The Life Aquatic is Wes Anderson’s underappreciated oceanic epic – one that follows a team of explorers known only as Team Zissou helmed by the titular Steve himself. When a fabled “jaguar shark” voraciously consumes a long-time colleague and close friend, Mr. Zissou vows to exact revenge. Continuing with the latest entry into their ongoing series of documentary films, the team sets out on a new sojourn full of whimsy, financial woes and innumerable other mishaps that’s benchmarked by Anderson’s distinct aesthetic and mood-blending tendencies.
What I noticed right off the bat was that The Life Aquatic possesses a sort of higher grade of eccentricity not altogether present in Anderson’s earlier work. While some critics have deemed such eccentricity as “smug,” I must respectfully disagree, as it’s this eccentricity that makes the film as enjoyable as it is. To elaborate, some scenes are, for a lack of a better term, just plain whimsical in regards to Anderson’s direction and the incorporation of (extraordinarily) artificial oceanic creatures and seascapes. It’s these elements that help the film achieve the brilliant visual quality I hold it accountable for, as well as the fantastic sense of unpredictability present throughout.
Visuals aside, the film is just plain hilarious; probably Anderson’s funniest in my opinion, and Bill Murray is absolutely fantastic in his best role (again, just my opinion) since Lost in Translation. The supporting cast doesn’t cease to impress either, with Anjelica Huston, Cate Blanchett, Owen Wilson, and even Willem Dafoe as Team Zissou’s childish German deckhand all giving top-notch performances. Hell, I even found Jeff Goldblum to be hysterical despite his prolonged periods of absence.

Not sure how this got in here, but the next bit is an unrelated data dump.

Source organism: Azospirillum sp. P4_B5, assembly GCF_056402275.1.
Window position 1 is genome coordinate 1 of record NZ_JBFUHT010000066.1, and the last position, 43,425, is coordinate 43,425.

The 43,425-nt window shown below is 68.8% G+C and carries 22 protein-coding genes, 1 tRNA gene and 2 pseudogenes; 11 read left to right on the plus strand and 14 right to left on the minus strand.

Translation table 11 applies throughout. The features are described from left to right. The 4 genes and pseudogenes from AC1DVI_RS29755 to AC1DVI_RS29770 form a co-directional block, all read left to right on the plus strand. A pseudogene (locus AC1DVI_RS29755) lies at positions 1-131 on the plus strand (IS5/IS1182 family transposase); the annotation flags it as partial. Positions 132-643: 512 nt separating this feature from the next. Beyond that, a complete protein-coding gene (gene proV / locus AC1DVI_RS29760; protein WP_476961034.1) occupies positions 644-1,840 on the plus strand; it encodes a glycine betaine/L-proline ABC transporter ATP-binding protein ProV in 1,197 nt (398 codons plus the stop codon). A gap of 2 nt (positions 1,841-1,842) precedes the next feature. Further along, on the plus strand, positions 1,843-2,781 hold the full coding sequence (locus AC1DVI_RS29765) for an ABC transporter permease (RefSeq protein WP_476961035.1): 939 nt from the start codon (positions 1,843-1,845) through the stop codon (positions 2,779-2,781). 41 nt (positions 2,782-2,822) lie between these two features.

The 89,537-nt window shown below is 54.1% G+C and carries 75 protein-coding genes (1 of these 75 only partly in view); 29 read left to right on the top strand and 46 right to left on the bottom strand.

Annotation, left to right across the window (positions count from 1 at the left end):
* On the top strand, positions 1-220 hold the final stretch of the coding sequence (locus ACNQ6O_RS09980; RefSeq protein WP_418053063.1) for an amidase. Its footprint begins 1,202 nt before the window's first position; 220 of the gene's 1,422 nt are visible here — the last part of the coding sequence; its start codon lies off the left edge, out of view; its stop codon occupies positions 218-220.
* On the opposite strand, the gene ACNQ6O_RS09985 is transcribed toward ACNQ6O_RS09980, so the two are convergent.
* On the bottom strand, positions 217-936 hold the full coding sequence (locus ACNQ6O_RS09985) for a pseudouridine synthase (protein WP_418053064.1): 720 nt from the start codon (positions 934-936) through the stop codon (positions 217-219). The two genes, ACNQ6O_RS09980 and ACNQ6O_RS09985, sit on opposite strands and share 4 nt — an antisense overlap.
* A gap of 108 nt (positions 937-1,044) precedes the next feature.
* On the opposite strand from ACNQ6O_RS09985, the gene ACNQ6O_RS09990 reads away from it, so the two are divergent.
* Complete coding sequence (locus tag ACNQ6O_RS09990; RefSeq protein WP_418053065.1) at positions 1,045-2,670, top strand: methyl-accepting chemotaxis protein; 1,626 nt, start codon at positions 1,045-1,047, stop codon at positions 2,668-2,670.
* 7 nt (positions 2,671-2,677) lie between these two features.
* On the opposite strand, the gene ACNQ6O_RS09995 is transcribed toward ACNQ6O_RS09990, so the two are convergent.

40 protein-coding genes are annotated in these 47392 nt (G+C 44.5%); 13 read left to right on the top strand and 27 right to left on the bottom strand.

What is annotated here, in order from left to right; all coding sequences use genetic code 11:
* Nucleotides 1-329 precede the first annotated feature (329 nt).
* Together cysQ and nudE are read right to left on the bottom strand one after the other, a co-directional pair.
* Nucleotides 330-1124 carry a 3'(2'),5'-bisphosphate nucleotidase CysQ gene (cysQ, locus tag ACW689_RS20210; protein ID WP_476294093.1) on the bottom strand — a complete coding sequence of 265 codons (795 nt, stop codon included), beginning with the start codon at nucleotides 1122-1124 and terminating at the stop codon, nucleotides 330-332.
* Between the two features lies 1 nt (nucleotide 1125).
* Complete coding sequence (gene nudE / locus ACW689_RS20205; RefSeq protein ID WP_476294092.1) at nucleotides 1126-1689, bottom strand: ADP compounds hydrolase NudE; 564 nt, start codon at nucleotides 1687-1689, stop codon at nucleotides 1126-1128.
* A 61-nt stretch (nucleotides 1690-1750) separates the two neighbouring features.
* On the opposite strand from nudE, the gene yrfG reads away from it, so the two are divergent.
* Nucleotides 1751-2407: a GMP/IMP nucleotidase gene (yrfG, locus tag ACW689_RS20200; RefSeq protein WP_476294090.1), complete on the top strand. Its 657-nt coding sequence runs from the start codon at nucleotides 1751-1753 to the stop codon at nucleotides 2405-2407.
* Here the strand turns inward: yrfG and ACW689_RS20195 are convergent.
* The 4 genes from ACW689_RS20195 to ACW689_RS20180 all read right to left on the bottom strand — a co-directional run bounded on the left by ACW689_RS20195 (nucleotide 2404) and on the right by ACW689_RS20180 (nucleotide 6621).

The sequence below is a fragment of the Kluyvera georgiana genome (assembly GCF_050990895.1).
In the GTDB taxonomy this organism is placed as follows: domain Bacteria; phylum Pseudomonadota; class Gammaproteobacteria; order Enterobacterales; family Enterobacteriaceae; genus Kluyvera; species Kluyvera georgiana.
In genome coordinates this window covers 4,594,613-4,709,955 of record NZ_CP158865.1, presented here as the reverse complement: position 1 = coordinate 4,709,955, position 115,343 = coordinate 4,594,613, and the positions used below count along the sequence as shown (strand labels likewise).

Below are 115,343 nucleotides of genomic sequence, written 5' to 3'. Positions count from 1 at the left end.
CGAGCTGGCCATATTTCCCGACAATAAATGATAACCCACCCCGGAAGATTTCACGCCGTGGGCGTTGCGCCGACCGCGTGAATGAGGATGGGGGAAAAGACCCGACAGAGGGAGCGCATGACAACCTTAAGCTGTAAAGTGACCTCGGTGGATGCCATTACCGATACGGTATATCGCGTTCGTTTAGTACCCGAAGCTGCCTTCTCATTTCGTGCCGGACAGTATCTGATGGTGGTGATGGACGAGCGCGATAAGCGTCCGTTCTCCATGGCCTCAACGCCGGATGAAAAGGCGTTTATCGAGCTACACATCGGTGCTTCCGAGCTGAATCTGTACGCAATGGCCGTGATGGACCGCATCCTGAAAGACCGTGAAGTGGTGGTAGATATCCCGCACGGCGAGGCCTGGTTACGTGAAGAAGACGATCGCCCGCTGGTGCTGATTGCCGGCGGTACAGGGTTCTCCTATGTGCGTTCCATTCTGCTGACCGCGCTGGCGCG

In terms of what could essentially drag the film down in quality, I’d say the only problem here lies within the sometimes incoherent plot. Granted, the goals of Team Zissou are clear, but with an almost 2-hour runtime, certain plot elements are thrown in for good measure in order to help flesh out the stories surrounding the characters and so forth. Do these elements necessarily work? Not always, and you’ll probably be able to tell when and why they don’t. However, they do manage to provide a somewhat interesting insight into their lives, no matter how idiosyncratic.
All in all, The Life Aquatic is a truly enchanting experience. It’s both funny and touching, with great performances to help in these respects and a surreal visual quality that’s somewhat uncharacteristic even for Anderson, but thoroughly entertaining nonetheless. Sure, people have called it smug and the like, but if it wasn’t, how would it be able to maintain the sense of the uniqueness that makes it as good as it is? On an end note, The Life Aquatic is assuredly not for everyone, but if you’re a fan of both Bill Murray and Anderson’s earlier body of work, you won’t be disappointed; just be wary of a longer-than-usual runtime.